Satellite Data System (SDS) spacecraft are communication relay satellites for transmiting real-time data from US reconnaissance satellites (e.g. KH-11) in polar areas. They are also used for communications to USAF air craft on polar routes and connect the various ground stations of the Air Force Satellite Control Network (AFSCN). The spacecraft relay the downlinked KH-11 data to a ground station at Fort Belvoir, Virginia.
Like their SDS predecessors, the most of the SDS-2 spacecraft are in highly elliptical Molniya orbits of 368 × 39700 km at an inclination of 57° to 63°, but one (#2) appears to have a geostationary position.
The SDS-2 are reported to carry the HERITAGE infrared early warning system for detection of ballistic missile launches. The inclusion of this package has not been confirmed.
Hughes has continued as the main contractor of the SDS-2 program. The SDS-2 program is operated by the Consolidated Space Test Center.
The Shuttle payload envelope has defined the satellite's design. The SDS-2 features two 15 ft diameter dish antennas and a third dish (6.6 ft in diameter), which serves as a K-band antenna downlink. The SDS-2 has two more antennas, one that is used for uplink communications, and another that is a telemetry and command antenna, which is used as a back-up. The body itself, appears to based on the HS-389 (Intelsat 6) or the HS-381 (Leasat) bus and has likely the designation HS-386.
It was designed to be launched by the Shuttle, although the fourth was launched by a Titan-4(05)A. They probably used an Orbus-21S or a TU-882 kick motor to leave low earth orbit. The SDS-2 cylindrical drop-skirt solar array generates 1,238 Watts of power with support from three 25-amp-hour nickel-cadium batteries.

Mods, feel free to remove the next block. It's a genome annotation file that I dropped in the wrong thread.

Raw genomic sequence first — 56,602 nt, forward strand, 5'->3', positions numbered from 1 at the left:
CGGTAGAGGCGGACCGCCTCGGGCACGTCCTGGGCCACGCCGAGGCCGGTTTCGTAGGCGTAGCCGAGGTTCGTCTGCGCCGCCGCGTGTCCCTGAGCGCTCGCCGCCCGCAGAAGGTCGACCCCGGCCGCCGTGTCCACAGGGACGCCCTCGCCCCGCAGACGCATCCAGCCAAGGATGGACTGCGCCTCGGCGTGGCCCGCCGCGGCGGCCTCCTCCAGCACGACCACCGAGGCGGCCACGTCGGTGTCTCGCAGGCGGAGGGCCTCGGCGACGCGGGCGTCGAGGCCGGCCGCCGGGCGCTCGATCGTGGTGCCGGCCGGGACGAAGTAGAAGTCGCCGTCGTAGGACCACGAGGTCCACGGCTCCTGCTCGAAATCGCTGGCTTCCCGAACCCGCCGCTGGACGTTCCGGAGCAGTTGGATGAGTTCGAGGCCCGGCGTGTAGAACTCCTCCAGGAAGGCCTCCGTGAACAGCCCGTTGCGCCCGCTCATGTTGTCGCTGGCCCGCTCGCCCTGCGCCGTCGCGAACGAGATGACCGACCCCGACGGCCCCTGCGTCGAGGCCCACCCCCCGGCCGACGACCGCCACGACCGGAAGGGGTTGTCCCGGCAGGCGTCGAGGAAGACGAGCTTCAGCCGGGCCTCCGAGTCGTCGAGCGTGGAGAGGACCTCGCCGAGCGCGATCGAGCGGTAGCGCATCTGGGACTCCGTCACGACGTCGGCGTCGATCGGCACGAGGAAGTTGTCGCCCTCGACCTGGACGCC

NRO unveiled in March 1998 photographs, which most probably show the SDS-2 spacecraft. The code-name QUASAR has confirmed by leaked budgets in 2013 to be associated with these satellites.
A sixth satellite was apparently built, but not launched. The bus was donated in March 2017 to NASA as NSTP-Sat (NASA Science/Technology Platform Satellite) for a prurpose to be determined.
Note: The numbering is not sure, as it is not confirmed, how many first generation Quasar were launched.
|Type / Application:||Comsat / Relay|
|Power:||Solar cells (body mounted and drop-skirt), batteries|
|Lifetime:||8 years ?|
|Mass:||~ 3000 kg ?|
|Orbit:||Molniya Orbit (#8, #10, #11, #12), GEO (#9)|
|Quasar 8 (SDS-2 1, USA 40)||1989-061B||08.08.1989||CCK LC-39B||Shuttle [TU-882 ?]||with Columbia F8 (STS 28R), USA 41|
|Quasar 9 (SDS-2 2, USA 67)||1990-097B||15.11.1990||CCK LC-39A||Shuttle [TU-882 ?]||with Atlantis F7 (STS 38), Prowler 1 (?)|
|Quasar 10 (SDS-2 3, USA 89)||1992-086B||02.12.1992||CCK LC-39A||Shuttle [TU-882 ?]||with Discovery F15 (STS 53), ODERACS (A),(B),(C),(D),(E),(F)|
|Quasar 11 (SDS-2 4, USA 125)||1996-038A||03.07.1996||CC LC-40||Titan-4(05)A [TU-882 ?]|
|Quasar 12 (SDS-2 5, USA 137, NROL 5)||1998-005A||29.01.1998||CC SLC-36A||Atlas-2A|
|Quasar x (SDS-2 6)||-||not launched||donated to NASA as NSTP-Sat|